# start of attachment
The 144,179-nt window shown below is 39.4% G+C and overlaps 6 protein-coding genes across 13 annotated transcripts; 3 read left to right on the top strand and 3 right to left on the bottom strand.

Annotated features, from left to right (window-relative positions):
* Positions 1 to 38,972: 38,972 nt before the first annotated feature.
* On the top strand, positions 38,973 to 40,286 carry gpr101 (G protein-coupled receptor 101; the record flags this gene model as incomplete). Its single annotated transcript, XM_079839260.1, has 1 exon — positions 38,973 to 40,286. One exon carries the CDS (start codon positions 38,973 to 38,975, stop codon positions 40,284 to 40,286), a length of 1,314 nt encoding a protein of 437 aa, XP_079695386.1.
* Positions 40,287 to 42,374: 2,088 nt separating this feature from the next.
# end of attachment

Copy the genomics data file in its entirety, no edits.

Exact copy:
The 144,179-nt window shown below is 39.4% G+C and overlaps 6 protein-coding genes across 13 annotated transcripts; 3 read left to right on the top strand and 3 right to left on the bottom strand.

Annotated features, from left to right (window-relative positions):
* Positions 1 to 38,972: 38,972 nt before the first annotated feature.
* On the top strand, positions 38,973 to 40,286 carry gpr101 (G protein-coupled receptor 101; the record flags this gene model as incomplete). Its single annotated transcript, XM_079839260.1, has 1 exon — positions 38,973 to 40,286. One exon carries the CDS (start codon positions 38,973 to 38,975, stop codon positions 40,284 to 40,286), a length of 1,314 nt encoding a protein of 437 aa, XP_079695386.1.
* Positions 40,287 to 42,374: 2,088 nt separating this feature from the next.